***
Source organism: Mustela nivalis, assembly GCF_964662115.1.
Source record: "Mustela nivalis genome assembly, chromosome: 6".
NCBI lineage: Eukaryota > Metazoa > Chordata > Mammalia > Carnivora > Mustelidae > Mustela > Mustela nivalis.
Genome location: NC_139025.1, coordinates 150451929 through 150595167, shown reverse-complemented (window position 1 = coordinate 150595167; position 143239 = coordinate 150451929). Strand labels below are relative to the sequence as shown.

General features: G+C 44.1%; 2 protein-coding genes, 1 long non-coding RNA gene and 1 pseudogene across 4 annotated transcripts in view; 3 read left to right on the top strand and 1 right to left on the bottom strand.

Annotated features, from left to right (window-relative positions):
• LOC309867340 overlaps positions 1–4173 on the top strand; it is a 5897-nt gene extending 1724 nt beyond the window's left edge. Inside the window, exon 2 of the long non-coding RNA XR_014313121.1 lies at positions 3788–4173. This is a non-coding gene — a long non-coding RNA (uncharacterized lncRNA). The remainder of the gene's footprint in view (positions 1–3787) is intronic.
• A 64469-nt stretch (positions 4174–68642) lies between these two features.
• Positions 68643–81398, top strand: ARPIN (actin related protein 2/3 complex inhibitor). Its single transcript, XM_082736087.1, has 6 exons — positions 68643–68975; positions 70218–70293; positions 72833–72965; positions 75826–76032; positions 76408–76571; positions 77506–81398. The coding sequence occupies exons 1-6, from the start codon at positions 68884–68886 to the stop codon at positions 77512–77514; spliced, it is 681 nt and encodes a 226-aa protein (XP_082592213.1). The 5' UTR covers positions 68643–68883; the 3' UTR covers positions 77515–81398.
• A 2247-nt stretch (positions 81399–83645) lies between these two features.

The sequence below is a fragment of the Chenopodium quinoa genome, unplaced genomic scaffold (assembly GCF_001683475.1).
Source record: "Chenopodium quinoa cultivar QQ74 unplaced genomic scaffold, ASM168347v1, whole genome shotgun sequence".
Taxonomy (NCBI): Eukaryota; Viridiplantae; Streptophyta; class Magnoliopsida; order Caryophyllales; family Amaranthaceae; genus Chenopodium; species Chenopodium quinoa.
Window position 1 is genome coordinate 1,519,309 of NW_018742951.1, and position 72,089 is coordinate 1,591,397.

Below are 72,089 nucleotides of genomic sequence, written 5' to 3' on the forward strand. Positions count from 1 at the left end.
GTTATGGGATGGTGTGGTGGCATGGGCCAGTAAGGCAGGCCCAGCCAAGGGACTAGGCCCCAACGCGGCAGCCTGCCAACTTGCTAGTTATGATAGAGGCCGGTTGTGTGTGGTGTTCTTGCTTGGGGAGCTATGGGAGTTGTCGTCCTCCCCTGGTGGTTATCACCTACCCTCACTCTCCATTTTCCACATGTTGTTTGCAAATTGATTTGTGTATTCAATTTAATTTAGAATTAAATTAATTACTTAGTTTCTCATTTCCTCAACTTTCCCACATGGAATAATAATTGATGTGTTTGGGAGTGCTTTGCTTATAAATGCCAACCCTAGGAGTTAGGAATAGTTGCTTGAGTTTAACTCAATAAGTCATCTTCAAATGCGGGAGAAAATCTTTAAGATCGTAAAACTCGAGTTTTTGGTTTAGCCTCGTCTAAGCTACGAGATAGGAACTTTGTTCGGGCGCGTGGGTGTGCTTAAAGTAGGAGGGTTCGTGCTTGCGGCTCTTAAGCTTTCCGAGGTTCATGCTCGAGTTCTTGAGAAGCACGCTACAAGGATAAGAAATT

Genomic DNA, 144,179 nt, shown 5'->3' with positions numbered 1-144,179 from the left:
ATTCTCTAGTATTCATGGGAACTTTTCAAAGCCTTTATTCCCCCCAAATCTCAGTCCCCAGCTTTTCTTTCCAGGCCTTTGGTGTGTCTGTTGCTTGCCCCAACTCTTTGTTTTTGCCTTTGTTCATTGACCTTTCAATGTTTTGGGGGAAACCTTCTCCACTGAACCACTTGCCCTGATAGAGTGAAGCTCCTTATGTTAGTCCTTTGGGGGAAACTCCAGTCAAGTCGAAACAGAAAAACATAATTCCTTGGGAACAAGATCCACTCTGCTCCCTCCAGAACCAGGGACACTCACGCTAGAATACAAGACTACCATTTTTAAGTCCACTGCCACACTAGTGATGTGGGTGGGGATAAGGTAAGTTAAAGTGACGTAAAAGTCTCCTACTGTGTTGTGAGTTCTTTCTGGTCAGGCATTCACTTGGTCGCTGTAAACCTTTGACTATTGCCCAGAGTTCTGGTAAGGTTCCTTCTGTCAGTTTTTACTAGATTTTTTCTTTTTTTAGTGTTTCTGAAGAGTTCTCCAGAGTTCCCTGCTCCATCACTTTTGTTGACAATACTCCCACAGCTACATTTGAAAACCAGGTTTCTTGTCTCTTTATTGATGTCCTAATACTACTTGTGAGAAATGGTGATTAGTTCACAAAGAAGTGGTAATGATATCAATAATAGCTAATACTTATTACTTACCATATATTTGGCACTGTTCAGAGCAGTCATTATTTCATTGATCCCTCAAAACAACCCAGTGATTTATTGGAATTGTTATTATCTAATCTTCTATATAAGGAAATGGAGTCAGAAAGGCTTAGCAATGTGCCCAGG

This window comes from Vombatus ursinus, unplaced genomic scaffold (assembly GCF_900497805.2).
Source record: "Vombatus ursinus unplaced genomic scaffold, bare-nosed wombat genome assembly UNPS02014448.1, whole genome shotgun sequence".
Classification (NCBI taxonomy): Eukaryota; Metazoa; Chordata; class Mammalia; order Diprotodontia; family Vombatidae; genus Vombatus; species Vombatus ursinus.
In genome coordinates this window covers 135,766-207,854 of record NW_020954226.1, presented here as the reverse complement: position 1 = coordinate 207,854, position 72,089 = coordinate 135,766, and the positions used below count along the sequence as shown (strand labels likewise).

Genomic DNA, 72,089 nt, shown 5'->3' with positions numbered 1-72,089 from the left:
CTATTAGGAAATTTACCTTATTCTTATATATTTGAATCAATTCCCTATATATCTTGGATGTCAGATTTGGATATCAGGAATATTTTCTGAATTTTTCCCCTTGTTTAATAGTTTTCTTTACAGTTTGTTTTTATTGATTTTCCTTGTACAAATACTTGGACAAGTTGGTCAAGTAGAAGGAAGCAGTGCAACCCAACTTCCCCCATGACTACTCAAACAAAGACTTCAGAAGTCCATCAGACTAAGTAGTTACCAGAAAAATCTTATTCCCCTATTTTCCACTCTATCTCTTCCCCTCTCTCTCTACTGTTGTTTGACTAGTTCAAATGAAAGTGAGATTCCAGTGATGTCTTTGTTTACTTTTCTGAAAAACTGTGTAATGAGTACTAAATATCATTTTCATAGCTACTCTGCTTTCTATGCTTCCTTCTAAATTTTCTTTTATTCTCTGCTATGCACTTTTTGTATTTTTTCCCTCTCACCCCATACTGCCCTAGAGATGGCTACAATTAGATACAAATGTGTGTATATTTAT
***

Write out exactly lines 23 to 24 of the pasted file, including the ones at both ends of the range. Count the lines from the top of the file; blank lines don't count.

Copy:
Genomic DNA, 72,089 nt, shown 5'->3' with positions numbered 1-72,089 from the left:
CTATTAGGAAATTTACCTTATTCTTATATATTTGAATCAATTCCCTATATATCTTGGATGTCAGATTTGGATATCAGGAATATTTTCTGAATTTTTCCCCTTGTTTAATAGTTTTCTTTACAGTTTGTTTTTATTGATTTTCCTTGTACAAATACTTGGACAAGTTGGTCAAGTAGAAGGAAGCAGTGCAACCCAACTTCCCCCATGACTACTCAAACAAAGACTTCAGAAGTCCATCAGACTAAGTAGTTACCAGAAAAATCTTATTCCCCTATTTTCCACTCTATCTCTTCCCCTCTCTCTCTACTGTTGTTTGACTAGTTCAAATGAAAGTGAGATTCCAGTGATGTCTTTGTTTACTTTTCTGAAAAACTGTGTAATGAGTACTAAATATCATTTTCATAGCTACTCTGCTTTCTATGCTTCCTTCTAAATTTTCTTTTATTCTCTGCTATGCACTTTTTGTATTTTTTCCCTCTCACCCCATACTGCCCTAGAGATGGCTACAATTAGATACAAATGTGTGTATATTTAT